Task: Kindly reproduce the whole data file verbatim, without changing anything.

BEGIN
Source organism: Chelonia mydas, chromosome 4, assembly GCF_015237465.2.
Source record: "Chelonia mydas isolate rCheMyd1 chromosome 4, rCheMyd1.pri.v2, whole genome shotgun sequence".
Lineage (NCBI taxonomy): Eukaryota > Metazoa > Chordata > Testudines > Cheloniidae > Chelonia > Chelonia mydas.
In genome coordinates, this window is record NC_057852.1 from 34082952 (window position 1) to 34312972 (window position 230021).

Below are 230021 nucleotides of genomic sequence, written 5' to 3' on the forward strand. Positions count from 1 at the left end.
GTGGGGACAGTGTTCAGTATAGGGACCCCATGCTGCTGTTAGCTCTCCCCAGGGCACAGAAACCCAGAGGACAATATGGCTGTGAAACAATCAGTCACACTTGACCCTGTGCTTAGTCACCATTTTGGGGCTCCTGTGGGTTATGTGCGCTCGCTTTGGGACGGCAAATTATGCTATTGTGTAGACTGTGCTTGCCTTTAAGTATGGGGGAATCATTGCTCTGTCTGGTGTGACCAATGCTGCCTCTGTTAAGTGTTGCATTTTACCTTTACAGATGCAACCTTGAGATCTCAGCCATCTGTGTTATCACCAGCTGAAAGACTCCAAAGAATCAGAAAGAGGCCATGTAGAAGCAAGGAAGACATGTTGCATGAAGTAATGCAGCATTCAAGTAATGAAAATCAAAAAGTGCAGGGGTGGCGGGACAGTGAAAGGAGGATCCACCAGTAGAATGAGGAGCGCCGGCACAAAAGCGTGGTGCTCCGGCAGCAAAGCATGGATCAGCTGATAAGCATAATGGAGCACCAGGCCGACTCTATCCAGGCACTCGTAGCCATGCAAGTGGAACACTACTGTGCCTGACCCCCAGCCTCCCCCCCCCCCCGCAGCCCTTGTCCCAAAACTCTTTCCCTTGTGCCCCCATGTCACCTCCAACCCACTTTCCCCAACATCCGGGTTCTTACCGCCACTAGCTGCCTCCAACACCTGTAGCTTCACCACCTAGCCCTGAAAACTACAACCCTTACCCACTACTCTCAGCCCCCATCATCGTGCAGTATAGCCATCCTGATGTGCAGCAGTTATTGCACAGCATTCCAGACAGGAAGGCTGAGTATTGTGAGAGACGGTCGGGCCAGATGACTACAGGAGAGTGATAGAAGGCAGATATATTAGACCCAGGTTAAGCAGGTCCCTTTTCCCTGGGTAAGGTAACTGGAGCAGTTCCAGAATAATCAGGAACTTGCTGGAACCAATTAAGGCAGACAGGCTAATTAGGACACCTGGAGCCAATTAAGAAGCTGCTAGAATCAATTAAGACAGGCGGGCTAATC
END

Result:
Source organism: Chelonia mydas, chromosome 4, assembly GCF_015237465.2.
Source record: "Chelonia mydas isolate rCheMyd1 chromosome 4, rCheMyd1.pri.v2, whole genome shotgun sequence".
Lineage (NCBI taxonomy): Eukaryota > Metazoa > Chordata > Testudines > Cheloniidae > Chelonia > Chelonia mydas.
In genome coordinates, this window is record NC_057852.1 from 34082952 (window position 1) to 34312972 (window position 230021).

Below are 230021 nucleotides of genomic sequence, written 5' to 3' on the forward strand. Positions count from 1 at the left end.
GTGGGGACAGTGTTCAGTATAGGGACCCCATGCTGCTGTTAGCTCTCCCCAGGGCACAGAAACCCAGAGGACAATATGGCTGTGAAACAATCAGTCACACTTGACCCTGTGCTTAGTCACCATTTTGGGGCTCCTGTGGGTTATGTGCGCTCGCTTTGGGACGGCAAATTATGCTATTGTGTAGACTGTGCTTGCCTTTAAGTATGGGGGAATCATTGCTCTGTCTGGTGTGACCAATGCTGCCTCTGTTAAGTGTTGCATTTTACCTTTACAGATGCAACCTTGAGATCTCAGCCATCTGTGTTATCACCAGCTGAAAGACTCCAAAGAATCAGAAAGAGGCCATGTAGAAGCAAGGAAGACATGTTGCATGAAGTAATGCAGCATTCAAGTAATGAAAATCAAAAAGTGCAGGGGTGGCGGGACAGTGAAAGGAGGATCCACCAGTAGAATGAGGAGCGCCGGCACAAAAGCGTGGTGCTCCGGCAGCAAAGCATGGATCAGCTGATAAGCATAATGGAGCACCAGGCCGACTCTATCCAGGCACTCGTAGCCATGCAAGTGGAACACTACTGTGCCTGACCCCCAGCCTCCCCCCCCCCCCGCAGCCCTTGTCCCAAAACTCTTTCCCTTGTGCCCCCATGTCACCTCCAACCCACTTTCCCCAACATCCGGGTTCTTACCGCCACTAGCTGCCTCCAACACCTGTAGCTTCACCACCTAGCCCTGAAAACTACAACCCTTACCCACTACTCTCAGCCCCCATCATCGTGCAGTATAGCCATCCTGATGTGCAGCAGTTATTGCACAGCATTCCAGACAGGAAGGCTGAGTATTGTGAGAGACGGTCGGGCCAGATGACTACAGGAGAGTGATAGAAGGCAGATATATTAGACCCAGGTTAAGCAGGTCCCTTTTCCCTGGGTAAGGTAACTGGAGCAGTTCCAGAATAATCAGGAACTTGCTGGAACCAATTAAGGCAGACAGGCTAATTAGGACACCTGGAGCCAATTAAGAAGCTGCTAGAATCAATTAAGACAGGCGGGCTAATC